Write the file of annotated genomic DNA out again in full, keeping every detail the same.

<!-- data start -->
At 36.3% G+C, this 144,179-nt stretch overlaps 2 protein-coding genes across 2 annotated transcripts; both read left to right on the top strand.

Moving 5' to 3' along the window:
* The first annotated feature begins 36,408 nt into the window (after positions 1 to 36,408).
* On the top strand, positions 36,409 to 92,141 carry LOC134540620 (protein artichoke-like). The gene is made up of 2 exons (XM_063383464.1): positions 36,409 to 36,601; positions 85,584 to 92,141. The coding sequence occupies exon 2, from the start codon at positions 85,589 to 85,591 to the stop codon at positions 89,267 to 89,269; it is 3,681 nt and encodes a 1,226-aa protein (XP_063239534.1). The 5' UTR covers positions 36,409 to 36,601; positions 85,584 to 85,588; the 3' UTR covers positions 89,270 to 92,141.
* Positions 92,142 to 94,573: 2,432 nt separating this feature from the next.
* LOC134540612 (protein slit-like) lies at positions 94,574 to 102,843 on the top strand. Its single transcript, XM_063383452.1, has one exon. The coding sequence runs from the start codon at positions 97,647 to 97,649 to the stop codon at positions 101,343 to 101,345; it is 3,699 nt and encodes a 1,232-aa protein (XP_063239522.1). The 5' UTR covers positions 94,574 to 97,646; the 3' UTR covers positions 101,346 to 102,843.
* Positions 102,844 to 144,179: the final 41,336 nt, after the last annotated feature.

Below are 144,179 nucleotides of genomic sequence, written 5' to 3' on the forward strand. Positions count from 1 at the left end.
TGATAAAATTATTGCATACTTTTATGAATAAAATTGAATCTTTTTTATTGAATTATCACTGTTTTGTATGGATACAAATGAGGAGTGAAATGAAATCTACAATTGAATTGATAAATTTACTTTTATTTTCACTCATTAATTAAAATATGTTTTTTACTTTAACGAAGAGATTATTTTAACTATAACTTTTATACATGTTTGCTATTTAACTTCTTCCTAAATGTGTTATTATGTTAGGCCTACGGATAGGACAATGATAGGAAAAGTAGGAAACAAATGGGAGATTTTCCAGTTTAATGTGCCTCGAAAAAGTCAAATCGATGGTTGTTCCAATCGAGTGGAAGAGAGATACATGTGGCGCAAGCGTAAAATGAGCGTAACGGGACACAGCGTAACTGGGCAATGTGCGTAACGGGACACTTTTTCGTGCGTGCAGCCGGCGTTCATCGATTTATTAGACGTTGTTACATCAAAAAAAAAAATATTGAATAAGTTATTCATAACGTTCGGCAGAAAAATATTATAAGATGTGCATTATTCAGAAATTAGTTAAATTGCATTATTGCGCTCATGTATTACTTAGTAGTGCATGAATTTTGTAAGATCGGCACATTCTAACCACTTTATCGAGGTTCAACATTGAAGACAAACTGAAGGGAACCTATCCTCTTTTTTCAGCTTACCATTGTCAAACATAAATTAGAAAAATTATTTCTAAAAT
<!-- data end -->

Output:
At 36.3% G+C, this 144,179-nt stretch overlaps 2 protein-coding genes across 2 annotated transcripts; both read left to right on the top strand.

Moving 5' to 3' along the window:
* The first annotated feature begins 36,408 nt into the window (after positions 1 to 36,408).
* On the top strand, positions 36,409 to 92,141 carry LOC134540620 (protein artichoke-like). The gene is made up of 2 exons (XM_063383464.1): positions 36,409 to 36,601; positions 85,584 to 92,141. The coding sequence occupies exon 2, from the start codon at positions 85,589 to 85,591 to the stop codon at positions 89,267 to 89,269; it is 3,681 nt and encodes a 1,226-aa protein (XP_063239534.1). The 5' UTR covers positions 36,409 to 36,601; positions 85,584 to 85,588; the 3' UTR covers positions 89,270 to 92,141.
* Positions 92,142 to 94,573: 2,432 nt separating this feature from the next.
* LOC134540612 (protein slit-like) lies at positions 94,574 to 102,843 on the top strand. Its single transcript, XM_063383452.1, has one exon. The coding sequence runs from the start codon at positions 97,647 to 97,649 to the stop codon at positions 101,343 to 101,345; it is 3,699 nt and encodes a 1,232-aa protein (XP_063239522.1). The 5' UTR covers positions 94,574 to 97,646; the 3' UTR covers positions 101,346 to 102,843.
* Positions 102,844 to 144,179: the final 41,336 nt, after the last annotated feature.

Below are 144,179 nucleotides of genomic sequence, written 5' to 3' on the forward strand. Positions count from 1 at the left end.
TGATAAAATTATTGCATACTTTTATGAATAAAATTGAATCTTTTTTATTGAATTATCACTGTTTTGTATGGATACAAATGAGGAGTGAAATGAAATCTACAATTGAATTGATAAATTTACTTTTATTTTCACTCATTAATTAAAATATGTTTTTTACTTTAACGAAGAGATTATTTTAACTATAACTTTTATACATGTTTGCTATTTAACTTCTTCCTAAATGTGTTATTATGTTAGGCCTACGGATAGGACAATGATAGGAAAAGTAGGAAACAAATGGGAGATTTTCCAGTTTAATGTGCCTCGAAAAAGTCAAATCGATGGTTGTTCCAATCGAGTGGAAGAGAGATACATGTGGCGCAAGCGTAAAATGAGCGTAACGGGACACAGCGTAACTGGGCAATGTGCGTAACGGGACACTTTTTCGTGCGTGCAGCCGGCGTTCATCGATTTATTAGACGTTGTTACATCAAAAAAAAAAATATTGAATAAGTTATTCATAACGTTCGGCAGAAAAATATTATAAGATGTGCATTATTCAGAAATTAGTTAAATTGCATTATTGCGCTCATGTATTACTTAGTAGTGCATGAATTTTGTAAGATCGGCACATTCTAACCACTTTATCGAGGTTCAACATTGAAGACAAACTGAAGGGAACCTATCCTCTTTTTTCAGCTTACCATTGTCAAACATAAATTAGAAAAATTATTTCTAAAAT